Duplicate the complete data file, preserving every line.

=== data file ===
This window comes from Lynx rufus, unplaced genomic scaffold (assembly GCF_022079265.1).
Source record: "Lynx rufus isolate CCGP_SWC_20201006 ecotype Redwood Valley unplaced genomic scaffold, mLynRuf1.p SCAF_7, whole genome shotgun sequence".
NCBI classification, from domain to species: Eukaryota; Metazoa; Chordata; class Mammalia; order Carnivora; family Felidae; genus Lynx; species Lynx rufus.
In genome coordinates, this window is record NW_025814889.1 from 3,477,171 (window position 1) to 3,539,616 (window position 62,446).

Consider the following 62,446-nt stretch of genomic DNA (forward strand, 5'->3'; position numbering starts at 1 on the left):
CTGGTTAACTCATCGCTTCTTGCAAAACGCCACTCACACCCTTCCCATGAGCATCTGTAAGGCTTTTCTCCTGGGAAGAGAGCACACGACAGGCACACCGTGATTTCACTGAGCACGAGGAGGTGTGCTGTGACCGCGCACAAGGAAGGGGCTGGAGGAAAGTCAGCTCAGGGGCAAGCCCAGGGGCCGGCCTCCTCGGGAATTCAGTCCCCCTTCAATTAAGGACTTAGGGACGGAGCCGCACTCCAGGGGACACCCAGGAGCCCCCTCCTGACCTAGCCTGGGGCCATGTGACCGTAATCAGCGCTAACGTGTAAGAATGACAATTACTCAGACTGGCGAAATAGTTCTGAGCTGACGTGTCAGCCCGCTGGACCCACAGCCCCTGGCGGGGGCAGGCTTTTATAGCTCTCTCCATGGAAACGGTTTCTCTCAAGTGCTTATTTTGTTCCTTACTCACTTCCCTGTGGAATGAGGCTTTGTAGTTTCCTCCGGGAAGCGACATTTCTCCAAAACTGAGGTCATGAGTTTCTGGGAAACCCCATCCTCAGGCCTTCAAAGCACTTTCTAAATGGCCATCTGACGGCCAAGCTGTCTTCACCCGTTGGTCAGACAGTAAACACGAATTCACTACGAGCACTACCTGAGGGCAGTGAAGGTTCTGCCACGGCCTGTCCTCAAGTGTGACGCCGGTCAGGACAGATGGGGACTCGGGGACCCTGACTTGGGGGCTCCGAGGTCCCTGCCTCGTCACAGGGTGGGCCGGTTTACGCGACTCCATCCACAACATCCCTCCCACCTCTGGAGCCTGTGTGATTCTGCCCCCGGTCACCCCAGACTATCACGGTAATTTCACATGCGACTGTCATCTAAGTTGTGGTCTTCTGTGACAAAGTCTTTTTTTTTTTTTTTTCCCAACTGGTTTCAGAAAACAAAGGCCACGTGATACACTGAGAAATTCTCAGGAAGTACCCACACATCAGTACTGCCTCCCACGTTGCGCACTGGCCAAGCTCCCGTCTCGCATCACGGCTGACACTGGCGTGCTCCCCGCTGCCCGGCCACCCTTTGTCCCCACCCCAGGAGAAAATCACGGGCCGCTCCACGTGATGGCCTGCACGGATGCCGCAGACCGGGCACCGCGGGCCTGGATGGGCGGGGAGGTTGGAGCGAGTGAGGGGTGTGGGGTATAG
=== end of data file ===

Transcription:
This window comes from Lynx rufus, unplaced genomic scaffold (assembly GCF_022079265.1).
Source record: "Lynx rufus isolate CCGP_SWC_20201006 ecotype Redwood Valley unplaced genomic scaffold, mLynRuf1.p SCAF_7, whole genome shotgun sequence".
NCBI classification, from domain to species: Eukaryota; Metazoa; Chordata; class Mammalia; order Carnivora; family Felidae; genus Lynx; species Lynx rufus.
In genome coordinates, this window is record NW_025814889.1 from 3,477,171 (window position 1) to 3,539,616 (window position 62,446).

Consider the following 62,446-nt stretch of genomic DNA (forward strand, 5'->3'; position numbering starts at 1 on the left):
CTGGTTAACTCATCGCTTCTTGCAAAACGCCACTCACACCCTTCCCATGAGCATCTGTAAGGCTTTTCTCCTGGGAAGAGAGCACACGACAGGCACACCGTGATTTCACTGAGCACGAGGAGGTGTGCTGTGACCGCGCACAAGGAAGGGGCTGGAGGAAAGTCAGCTCAGGGGCAAGCCCAGGGGCCGGCCTCCTCGGGAATTCAGTCCCCCTTCAATTAAGGACTTAGGGACGGAGCCGCACTCCAGGGGACACCCAGGAGCCCCCTCCTGACCTAGCCTGGGGCCATGTGACCGTAATCAGCGCTAACGTGTAAGAATGACAATTACTCAGACTGGCGAAATAGTTCTGAGCTGACGTGTCAGCCCGCTGGACCCACAGCCCCTGGCGGGGGCAGGCTTTTATAGCTCTCTCCATGGAAACGGTTTCTCTCAAGTGCTTATTTTGTTCCTTACTCACTTCCCTGTGGAATGAGGCTTTGTAGTTTCCTCCGGGAAGCGACATTTCTCCAAAACTGAGGTCATGAGTTTCTGGGAAACCCCATCCTCAGGCCTTCAAAGCACTTTCTAAATGGCCATCTGACGGCCAAGCTGTCTTCACCCGTTGGTCAGACAGTAAACACGAATTCACTACGAGCACTACCTGAGGGCAGTGAAGGTTCTGCCACGGCCTGTCCTCAAGTGTGACGCCGGTCAGGACAGATGGGGACTCGGGGACCCTGACTTGGGGGCTCCGAGGTCCCTGCCTCGTCACAGGGTGGGCCGGTTTACGCGACTCCATCCACAACATCCCTCCCACCTCTGGAGCCTGTGTGATTCTGCCCCCGGTCACCCCAGACTATCACGGTAATTTCACATGCGACTGTCATCTAAGTTGTGGTCTTCTGTGACAAAGTCTTTTTTTTTTTTTTTTCCCAACTGGTTTCAGAAAACAAAGGCCACGTGATACACTGAGAAATTCTCAGGAAGTACCCACACATCAGTACTGCCTCCCACGTTGCGCACTGGCCAAGCTCCCGTCTCGCATCACGGCTGACACTGGCGTGCTCCCCGCTGCCCGGCCACCCTTTGTCCCCACCCCAGGAGAAAATCACGGGCCGCTCCACGTGATGGCCTGCACGGATGCCGCAGACCGGGCACCGCGGGCCTGGATGGGCGGGGAGGTTGGAGCGAGTGAGGGGTGTGGGGTATAG